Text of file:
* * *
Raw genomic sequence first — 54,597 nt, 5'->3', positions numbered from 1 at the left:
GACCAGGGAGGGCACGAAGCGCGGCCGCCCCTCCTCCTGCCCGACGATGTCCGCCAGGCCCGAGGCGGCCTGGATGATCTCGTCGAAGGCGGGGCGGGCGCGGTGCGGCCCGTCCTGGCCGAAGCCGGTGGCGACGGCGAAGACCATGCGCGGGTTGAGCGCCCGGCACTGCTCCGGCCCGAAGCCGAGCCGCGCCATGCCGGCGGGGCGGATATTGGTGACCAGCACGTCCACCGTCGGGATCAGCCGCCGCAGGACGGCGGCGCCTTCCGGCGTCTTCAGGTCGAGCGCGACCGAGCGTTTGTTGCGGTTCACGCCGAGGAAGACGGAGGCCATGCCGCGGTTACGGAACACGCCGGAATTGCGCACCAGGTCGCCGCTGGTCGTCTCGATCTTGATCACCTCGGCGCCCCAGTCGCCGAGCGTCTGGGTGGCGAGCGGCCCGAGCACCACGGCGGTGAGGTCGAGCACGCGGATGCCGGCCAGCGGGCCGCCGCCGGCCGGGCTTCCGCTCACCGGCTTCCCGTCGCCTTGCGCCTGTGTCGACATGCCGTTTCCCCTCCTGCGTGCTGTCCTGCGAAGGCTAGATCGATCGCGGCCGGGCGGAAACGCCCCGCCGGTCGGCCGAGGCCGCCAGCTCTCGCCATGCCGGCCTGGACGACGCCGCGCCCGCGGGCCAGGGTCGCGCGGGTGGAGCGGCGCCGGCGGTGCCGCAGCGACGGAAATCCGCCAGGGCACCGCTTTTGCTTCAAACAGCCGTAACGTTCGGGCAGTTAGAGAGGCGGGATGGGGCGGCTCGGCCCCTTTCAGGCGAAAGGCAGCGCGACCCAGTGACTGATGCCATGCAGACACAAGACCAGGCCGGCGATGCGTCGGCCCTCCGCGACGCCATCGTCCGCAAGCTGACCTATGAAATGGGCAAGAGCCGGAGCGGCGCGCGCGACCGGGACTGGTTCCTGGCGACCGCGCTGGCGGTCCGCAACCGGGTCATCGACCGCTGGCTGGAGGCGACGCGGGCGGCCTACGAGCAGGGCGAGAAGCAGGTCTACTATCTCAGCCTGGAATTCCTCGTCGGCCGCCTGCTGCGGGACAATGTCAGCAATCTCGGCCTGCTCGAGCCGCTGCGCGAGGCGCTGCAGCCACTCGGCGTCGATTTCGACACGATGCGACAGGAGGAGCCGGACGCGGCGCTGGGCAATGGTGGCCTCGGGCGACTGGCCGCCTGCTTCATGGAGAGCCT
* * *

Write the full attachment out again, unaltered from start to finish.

Raw genomic sequence first — 54,597 nt, 5'->3', positions numbered from 1 at the left:
GACCAGGGAGGGCACGAAGCGCGGCCGCCCCTCCTCCTGCCCGACGATGTCCGCCAGGCCCGAGGCGGCCTGGATGATCTCGTCGAAGGCGGGGCGGGCGCGGTGCGGCCCGTCCTGGCCGAAGCCGGTGGCGACGGCGAAGACCATGCGCGGGTTGAGCGCCCGGCACTGCTCCGGCCCGAAGCCGAGCCGCGCCATGCCGGCGGGGCGGATATTGGTGACCAGCACGTCCACCGTCGGGATCAGCCGCCGCAGGACGGCGGCGCCTTCCGGCGTCTTCAGGTCGAGCGCGACCGAGCGTTTGTTGCGGTTCACGCCGAGGAAGACGGAGGCCATGCCGCGGTTACGGAACACGCCGGAATTGCGCACCAGGTCGCCGCTGGTCGTCTCGATCTTGATCACCTCGGCGCCCCAGTCGCCGAGCGTCTGGGTGGCGAGCGGCCCGAGCACCACGGCGGTGAGGTCGAGCACGCGGATGCCGGCCAGCGGGCCGCCGCCGGCCGGGCTTCCGCTCACCGGCTTCCCGTCGCCTTGCGCCTGTGTCGACATGCCGTTTCCCCTCCTGCGTGCTGTCCTGCGAAGGCTAGATCGATCGCGGCCGGGCGGAAACGCCCCGCCGGTCGGCCGAGGCCGCCAGCTCTCGCCATGCCGGCCTGGACGACGCCGCGCCCGCGGGCCAGGGTCGCGCGGGTGGAGCGGCGCCGGCGGTGCCGCAGCGACGGAAATCCGCCAGGGCACCGCTTTTGCTTCAAACAGCCGTAACGTTCGGGCAGTTAGAGAGGCGGGATGGGGCGGCTCGGCCCCTTTCAGGCGAAAGGCAGCGCGACCCAGTGACTGATGCCATGCAGACACAAGACCAGGCCGGCGATGCGTCGGCCCTCCGCGACGCCATCGTCCGCAAGCTGACCTATGAAATGGGCAAGAGCCGGAGCGGCGCGCGCGACCGGGACTGGTTCCTGGCGACCGCGCTGGCGGTCCGCAACCGGGTCATCGACCGCTGGCTGGAGGCGACGCGGGCGGCCTACGAGCAGGGCGAGAAGCAGGTCTACTATCTCAGCCTGGAATTCCTCGTCGGCCGCCTGCTGCGGGACAATGTCAGCAATCTCGGCCTGCTCGAGCCGCTGCGCGAGGCGCTGCAGCCACTCGGCGTCGATTTCGACACGATGCGACAGGAGGAGCCGGACGCGGCGCTGGGCAATGGTGGCCTCGGGCGACTGGCCGCCTGCTTCATGGAGAGCCT